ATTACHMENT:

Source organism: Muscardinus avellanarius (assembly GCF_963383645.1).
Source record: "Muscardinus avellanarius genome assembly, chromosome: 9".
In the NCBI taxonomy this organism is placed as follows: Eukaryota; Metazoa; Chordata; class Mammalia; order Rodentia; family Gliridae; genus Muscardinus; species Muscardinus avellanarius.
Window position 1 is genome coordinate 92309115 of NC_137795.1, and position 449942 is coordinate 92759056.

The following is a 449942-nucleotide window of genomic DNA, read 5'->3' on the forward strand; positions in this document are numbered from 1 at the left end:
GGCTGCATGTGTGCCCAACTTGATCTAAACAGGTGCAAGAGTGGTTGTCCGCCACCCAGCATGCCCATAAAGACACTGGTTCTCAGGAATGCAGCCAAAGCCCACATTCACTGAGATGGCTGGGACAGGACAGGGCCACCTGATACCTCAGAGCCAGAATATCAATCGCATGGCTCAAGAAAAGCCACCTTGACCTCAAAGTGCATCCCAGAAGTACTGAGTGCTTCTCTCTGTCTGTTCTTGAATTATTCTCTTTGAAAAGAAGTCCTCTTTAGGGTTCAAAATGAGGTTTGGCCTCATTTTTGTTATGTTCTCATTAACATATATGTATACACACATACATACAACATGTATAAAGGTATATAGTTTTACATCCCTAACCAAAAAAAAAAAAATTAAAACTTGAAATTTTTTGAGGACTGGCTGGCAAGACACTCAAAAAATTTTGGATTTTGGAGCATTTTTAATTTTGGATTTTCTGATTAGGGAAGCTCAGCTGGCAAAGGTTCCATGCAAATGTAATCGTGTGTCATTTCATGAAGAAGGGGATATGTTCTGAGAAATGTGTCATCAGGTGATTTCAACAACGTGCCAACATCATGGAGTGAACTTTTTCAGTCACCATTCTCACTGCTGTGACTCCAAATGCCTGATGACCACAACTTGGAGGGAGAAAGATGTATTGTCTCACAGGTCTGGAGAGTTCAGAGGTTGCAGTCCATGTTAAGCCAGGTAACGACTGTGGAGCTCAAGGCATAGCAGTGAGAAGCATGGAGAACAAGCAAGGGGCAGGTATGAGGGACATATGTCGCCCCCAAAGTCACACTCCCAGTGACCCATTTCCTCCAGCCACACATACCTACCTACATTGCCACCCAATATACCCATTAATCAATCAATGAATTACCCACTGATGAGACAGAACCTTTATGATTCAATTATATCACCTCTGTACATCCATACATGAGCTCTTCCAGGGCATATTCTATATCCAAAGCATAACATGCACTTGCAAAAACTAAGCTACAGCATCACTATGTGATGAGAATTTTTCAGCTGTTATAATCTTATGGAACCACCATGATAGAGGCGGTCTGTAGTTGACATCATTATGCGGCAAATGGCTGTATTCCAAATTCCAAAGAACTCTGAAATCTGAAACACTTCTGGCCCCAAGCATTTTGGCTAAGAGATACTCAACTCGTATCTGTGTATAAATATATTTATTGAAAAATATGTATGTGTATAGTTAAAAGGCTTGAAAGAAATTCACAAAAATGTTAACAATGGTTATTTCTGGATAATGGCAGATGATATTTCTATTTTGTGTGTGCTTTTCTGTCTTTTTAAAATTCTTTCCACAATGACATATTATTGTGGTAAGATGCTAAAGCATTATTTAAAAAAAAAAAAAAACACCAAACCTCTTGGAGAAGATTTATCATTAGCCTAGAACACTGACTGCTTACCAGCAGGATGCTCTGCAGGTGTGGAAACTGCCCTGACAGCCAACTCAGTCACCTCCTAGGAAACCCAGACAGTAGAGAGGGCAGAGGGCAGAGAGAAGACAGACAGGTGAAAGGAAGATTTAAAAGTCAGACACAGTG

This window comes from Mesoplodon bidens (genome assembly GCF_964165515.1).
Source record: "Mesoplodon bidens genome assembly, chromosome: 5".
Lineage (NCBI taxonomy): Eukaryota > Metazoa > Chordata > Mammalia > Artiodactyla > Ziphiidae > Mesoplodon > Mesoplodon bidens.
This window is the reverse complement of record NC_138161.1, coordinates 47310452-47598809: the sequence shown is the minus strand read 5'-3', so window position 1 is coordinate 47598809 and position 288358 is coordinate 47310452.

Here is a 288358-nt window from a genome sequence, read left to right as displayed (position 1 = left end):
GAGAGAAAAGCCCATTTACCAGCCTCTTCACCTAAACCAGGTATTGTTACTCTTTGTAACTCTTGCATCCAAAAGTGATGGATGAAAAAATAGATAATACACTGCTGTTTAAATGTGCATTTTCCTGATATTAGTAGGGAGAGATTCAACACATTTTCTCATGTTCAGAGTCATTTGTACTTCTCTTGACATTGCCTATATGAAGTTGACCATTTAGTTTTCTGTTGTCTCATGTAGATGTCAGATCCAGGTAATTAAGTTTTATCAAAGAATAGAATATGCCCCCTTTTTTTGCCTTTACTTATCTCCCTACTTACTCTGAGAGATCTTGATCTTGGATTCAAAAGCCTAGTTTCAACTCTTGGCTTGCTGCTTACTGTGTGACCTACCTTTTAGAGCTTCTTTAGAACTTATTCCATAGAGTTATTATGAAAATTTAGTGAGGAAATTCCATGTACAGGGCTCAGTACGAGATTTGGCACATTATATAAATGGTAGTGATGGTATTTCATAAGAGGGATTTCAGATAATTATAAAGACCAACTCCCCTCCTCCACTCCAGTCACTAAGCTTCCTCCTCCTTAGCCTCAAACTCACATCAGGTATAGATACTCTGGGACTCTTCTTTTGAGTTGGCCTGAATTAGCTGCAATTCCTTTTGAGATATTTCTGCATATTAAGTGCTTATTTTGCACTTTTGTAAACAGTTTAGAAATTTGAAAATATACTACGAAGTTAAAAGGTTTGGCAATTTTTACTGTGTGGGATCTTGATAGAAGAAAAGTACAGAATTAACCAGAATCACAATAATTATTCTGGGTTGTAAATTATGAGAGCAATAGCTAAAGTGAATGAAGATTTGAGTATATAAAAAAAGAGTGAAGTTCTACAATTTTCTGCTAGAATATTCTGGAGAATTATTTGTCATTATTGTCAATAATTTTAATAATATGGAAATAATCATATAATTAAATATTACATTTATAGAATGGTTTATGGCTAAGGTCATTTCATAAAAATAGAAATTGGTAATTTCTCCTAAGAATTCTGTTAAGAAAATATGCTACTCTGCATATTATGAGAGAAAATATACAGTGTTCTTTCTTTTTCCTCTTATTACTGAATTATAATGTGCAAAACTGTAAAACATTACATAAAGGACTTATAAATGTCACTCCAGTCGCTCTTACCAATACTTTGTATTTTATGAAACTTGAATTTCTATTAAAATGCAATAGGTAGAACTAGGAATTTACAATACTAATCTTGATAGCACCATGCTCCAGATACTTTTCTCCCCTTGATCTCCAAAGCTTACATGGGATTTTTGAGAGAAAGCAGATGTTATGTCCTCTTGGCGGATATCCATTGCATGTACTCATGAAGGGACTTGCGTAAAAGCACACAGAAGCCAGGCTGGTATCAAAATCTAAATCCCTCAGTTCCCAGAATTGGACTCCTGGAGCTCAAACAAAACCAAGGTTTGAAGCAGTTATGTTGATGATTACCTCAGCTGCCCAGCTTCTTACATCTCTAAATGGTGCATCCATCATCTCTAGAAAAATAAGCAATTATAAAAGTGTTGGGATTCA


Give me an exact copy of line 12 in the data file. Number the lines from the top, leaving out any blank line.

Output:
GAGAGAAAAGCCCATTTACCAGCCTCTTCACCTAAACCAGGTATTGTTACTCTTTGTAACTCTTGCATCCAAAAGTGATGGATGAAAAAATAGATAATACACTGCTGTTTAAATGTGCATTTTCCTGATATTAGTAGGGAGAGATTCAACACATTTTCTCATGTTCAGAGTCATTTGTACTTCTCTTGACATTGCCTATATGAAGTTGACCATTTAGTTTTCTGTTGTCTCATGTAGATGTCAGATCCAGGTAATTAAGTTTTATCAAAGAATAGAATATGCCCCCTTTTTTTGCCTTTACTTATCTCCCTACTTACTCTGAGAGATCTTGATCTTGGATTCAAAAGCCTAGTTTCAACTCTTGGCTTGCTGCTTACTGTGTGACCTACCTTTTAGAGCTTCTTTAGAACTTATTCCATAGAGTTATTATGAAAATTTAGTGAGGAAATTCCATGTACAGGGCTCAGTACGAGATTTGGCACATTATATAAATGGTAGTGATGGTATTTCATAAGAGGGATTTCAGATAATTATAAAGACCAACTCCCCTCCTCCACTCCAGTCACTAAGCTTCCTCCTCCTTAGCCTCAAACTCACATCAGGTATAGATACTCTGGGACTCTTCTTTTGAGTTGGCCTGAATTAGCTGCAATTCCTTTTGAGATATTTCTGCATATTAAGTGCTTATTTTGCACTTTTGTAAACAGTTTAGAAATTTGAAAATATACTACGAAGTTAAAAGGTTTGGCAATTTTTACTGTGTGGGATCTTGATAGAAGAAAAGTACAGAATTAACCAGAATCACAATAATTATTCTGGGTTGTAAATTATGAGAGCAATAGCTAAAGTGAATGAAGATTTGAGTATATAAAAAAAGAGTGAAGTTCTACAATTTTCTGCTAGAATATTCTGGAGAATTATTTGTCATTATTGTCAATAATTTTAATAATATGGAAATAATCATATAATTAAATATTACATTTATAGAATGGTTTATGGCTAAGGTCATTTCATAAAAATAGAAATTGGTAATTTCTCCTAAGAATTCTGTTAAGAAAATATGCTACTCTGCATATTATGAGAGAAAATATACAGTGTTCTTTCTTTTTCCTCTTATTACTGAATTATAATGTGCAAAACTGTAAAACATTACATAAAGGACTTATAAATGTCACTCCAGTCGCTCTTACCAATACTTTGTATTTTATGAAACTTGAATTTCTATTAAAATGCAATAGGTAGAACTAGGAATTTACAATACTAATCTTGATAGCACCATGCTCCAGATACTTTTCTCCCCTTGATCTCCAAAGCTTACATGGGATTTTTGAGAGAAAGCAGATGTTATGTCCTCTTGGCGGATATCCATTGCATGTACTCATGAAGGGACTTGCGTAAAAGCACACAGAAGCCAGGCTGGTATCAAAATCTAAATCCCTCAGTTCCCAGAATTGGACTCCTGGAGCTCAAACAAAACCAAGGTTTGAAGCAGTTATGTTGATGATTACCTCAGCTGCCCAGCTTCTTACATCTCTAAATGGTGCATCCATCATCTCTAGAAAAATAAGCAATTATAAAAGTGTTGGGATTCA